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Heinz Beans to the rescue in Japan

A group of eager foreign volunteers arrived in quake-hit north-east Japan Sunday with two vans full of provisions. Along with nappies and pineapple juice, the main bulk of the shipment consisted of… eight tonnes of Heinz baked beans.


The group in question, ‘Foreign Volunteers Japan’, was launched in the wake of Japan’s recent earthquake and devastating tsunami. The Tokyo-based volunteers collect essentials in the capital, load the stuff into vans, and head north on a two-day road trip to the region’s most needy.


More photos on Flickr.


I couldn’t help feeling endeared by the massive shipment of beans, but also rather puzzled. Do the Japanese usually eat Heinz baked beans? (For those of you unfortunate enough not to know, they’re tinned white beans in a sugary tomato sauce – a British staple, especially among students).


I scouted around online, and found that you can indeed buy Heinz beans from an online shop in Japan, bizarrely named ‘The Meat Guy’. But at 480 yen a tin (that’s about €4, or eight times the normal price), they’re probably only ever sold to homesick Brits.


Good for your heart


It might look as though the foreign volunteers are on a baked bean crusade, but after a look at their website, I found a rather more innocent explanation for the unusual delivery:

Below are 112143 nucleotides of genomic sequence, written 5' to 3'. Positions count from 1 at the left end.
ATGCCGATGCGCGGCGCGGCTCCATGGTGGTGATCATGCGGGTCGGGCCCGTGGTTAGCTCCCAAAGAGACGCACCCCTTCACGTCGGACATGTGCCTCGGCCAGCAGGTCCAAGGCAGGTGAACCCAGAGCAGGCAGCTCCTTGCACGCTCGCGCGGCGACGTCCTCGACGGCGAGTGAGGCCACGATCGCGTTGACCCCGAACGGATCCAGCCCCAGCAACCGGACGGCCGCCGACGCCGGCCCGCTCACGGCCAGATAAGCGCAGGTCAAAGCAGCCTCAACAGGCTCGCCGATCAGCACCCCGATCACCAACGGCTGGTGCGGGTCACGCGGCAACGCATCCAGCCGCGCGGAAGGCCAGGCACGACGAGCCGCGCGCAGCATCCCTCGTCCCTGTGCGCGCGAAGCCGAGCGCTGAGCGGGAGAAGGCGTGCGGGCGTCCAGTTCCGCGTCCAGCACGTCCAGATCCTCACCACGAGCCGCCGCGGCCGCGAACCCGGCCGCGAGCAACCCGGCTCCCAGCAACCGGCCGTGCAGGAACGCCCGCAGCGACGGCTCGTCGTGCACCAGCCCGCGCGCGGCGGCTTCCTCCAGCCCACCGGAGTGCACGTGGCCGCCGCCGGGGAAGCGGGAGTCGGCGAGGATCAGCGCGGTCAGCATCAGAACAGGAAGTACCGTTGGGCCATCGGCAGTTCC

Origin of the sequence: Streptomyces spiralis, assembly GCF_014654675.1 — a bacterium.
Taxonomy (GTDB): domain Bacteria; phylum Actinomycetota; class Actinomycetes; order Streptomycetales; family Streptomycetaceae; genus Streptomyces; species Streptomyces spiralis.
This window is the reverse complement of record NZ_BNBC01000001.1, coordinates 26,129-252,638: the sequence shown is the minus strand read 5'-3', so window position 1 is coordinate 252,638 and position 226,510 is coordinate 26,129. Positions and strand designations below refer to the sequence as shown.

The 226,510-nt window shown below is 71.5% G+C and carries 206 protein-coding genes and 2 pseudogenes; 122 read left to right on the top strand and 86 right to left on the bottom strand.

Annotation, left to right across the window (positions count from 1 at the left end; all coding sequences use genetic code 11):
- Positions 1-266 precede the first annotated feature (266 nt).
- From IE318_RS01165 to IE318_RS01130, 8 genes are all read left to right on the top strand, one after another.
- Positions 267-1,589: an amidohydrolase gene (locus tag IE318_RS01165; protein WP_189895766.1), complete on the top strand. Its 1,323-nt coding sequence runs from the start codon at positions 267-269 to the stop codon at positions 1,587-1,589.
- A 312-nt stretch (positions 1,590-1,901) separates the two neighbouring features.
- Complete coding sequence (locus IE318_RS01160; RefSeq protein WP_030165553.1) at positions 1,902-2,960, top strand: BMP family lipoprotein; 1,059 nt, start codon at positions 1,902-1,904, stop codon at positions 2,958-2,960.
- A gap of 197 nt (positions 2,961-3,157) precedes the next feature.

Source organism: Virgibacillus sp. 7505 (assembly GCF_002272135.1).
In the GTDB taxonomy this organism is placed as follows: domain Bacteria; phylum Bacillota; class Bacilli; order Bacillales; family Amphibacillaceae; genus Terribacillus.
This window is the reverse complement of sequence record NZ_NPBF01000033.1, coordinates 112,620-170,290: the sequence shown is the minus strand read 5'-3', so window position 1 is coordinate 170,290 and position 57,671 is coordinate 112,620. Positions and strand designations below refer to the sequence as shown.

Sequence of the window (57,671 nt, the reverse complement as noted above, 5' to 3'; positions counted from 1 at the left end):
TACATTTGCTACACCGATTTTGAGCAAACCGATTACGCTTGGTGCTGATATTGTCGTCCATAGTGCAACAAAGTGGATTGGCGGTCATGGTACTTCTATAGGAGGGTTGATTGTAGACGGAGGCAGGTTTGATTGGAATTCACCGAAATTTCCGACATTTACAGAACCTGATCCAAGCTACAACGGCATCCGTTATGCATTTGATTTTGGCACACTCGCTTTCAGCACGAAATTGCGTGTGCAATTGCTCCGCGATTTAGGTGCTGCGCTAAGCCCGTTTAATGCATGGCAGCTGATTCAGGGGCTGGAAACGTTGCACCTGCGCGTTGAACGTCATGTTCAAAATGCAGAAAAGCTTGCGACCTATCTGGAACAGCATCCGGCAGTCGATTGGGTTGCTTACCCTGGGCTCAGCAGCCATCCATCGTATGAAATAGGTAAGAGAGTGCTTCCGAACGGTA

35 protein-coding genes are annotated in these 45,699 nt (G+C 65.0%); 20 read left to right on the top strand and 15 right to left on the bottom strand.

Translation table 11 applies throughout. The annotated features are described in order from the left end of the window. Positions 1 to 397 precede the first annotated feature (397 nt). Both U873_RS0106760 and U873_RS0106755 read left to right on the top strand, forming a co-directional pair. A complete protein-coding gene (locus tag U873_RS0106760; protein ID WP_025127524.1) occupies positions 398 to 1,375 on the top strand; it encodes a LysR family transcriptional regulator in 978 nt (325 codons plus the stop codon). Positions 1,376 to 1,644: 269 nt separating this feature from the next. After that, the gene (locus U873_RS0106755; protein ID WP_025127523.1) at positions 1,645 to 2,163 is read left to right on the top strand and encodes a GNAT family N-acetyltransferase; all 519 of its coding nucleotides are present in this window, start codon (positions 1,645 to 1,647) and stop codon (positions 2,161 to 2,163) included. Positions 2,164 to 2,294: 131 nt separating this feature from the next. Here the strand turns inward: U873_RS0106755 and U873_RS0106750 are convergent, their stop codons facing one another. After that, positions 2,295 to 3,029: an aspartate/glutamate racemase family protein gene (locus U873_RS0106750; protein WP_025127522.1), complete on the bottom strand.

“The initial donation that got this project started was an eight ton donation of baked beans. Many of the emergency shelters up north are serving soup, but are lacking vegetables and other nutrient-rich ingredients that could add sustenance to the meals. Which is why even several tons of beans are likely to make a difference in this afflicted area.” 


So it wasn’t them who chose the beans, but the beans that chose them. In any case, I’m glad to see baked beans being used for such a needy cause.


The group is open to other essentials too. You can find a list, along with the address to send/ drop stuff off at, on their website.


Gravy, anyone?

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